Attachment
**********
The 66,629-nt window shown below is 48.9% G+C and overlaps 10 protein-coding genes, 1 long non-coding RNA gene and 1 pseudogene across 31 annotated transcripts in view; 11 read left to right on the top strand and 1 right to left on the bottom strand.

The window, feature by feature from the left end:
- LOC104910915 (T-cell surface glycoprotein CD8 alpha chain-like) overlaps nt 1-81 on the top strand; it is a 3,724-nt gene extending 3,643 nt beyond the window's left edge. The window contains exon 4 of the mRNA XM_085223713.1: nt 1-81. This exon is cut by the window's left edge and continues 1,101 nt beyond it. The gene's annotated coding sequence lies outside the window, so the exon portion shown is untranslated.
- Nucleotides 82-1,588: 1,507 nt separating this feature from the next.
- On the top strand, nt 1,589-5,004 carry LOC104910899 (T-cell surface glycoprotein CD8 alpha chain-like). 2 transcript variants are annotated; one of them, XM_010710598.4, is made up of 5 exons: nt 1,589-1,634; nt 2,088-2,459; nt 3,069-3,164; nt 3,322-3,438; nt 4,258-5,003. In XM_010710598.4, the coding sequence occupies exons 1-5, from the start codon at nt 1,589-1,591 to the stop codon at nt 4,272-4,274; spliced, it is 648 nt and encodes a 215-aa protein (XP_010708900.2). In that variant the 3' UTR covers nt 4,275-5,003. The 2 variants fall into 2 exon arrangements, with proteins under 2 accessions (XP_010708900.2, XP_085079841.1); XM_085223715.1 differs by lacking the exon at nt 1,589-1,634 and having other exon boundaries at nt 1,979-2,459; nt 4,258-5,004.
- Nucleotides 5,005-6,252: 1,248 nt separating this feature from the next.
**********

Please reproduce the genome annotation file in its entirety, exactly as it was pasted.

The 66,629-nt window shown below is 48.9% G+C and overlaps 10 protein-coding genes, 1 long non-coding RNA gene and 1 pseudogene across 31 annotated transcripts in view; 11 read left to right on the top strand and 1 right to left on the bottom strand.

The window, feature by feature from the left end:
- LOC104910915 (T-cell surface glycoprotein CD8 alpha chain-like) overlaps nt 1-81 on the top strand; it is a 3,724-nt gene extending 3,643 nt beyond the window's left edge. The window contains exon 4 of the mRNA XM_085223713.1: nt 1-81. This exon is cut by the window's left edge and continues 1,101 nt beyond it. The gene's annotated coding sequence lies outside the window, so the exon portion shown is untranslated.
- Nucleotides 82-1,588: 1,507 nt separating this feature from the next.
- On the top strand, nt 1,589-5,004 carry LOC104910899 (T-cell surface glycoprotein CD8 alpha chain-like). 2 transcript variants are annotated; one of them, XM_010710598.4, is made up of 5 exons: nt 1,589-1,634; nt 2,088-2,459; nt 3,069-3,164; nt 3,322-3,438; nt 4,258-5,003. In XM_010710598.4, the coding sequence occupies exons 1-5, from the start codon at nt 1,589-1,591 to the stop codon at nt 4,272-4,274; spliced, it is 648 nt and encodes a 215-aa protein (XP_010708900.2). In that variant the 3' UTR covers nt 4,275-5,003. The 2 variants fall into 2 exon arrangements, with proteins under 2 accessions (XP_010708900.2, XP_085079841.1); XM_085223715.1 differs by lacking the exon at nt 1,589-1,634 and having other exon boundaries at nt 1,979-2,459; nt 4,258-5,004.
- Nucleotides 5,005-6,252: 1,248 nt separating this feature from the next.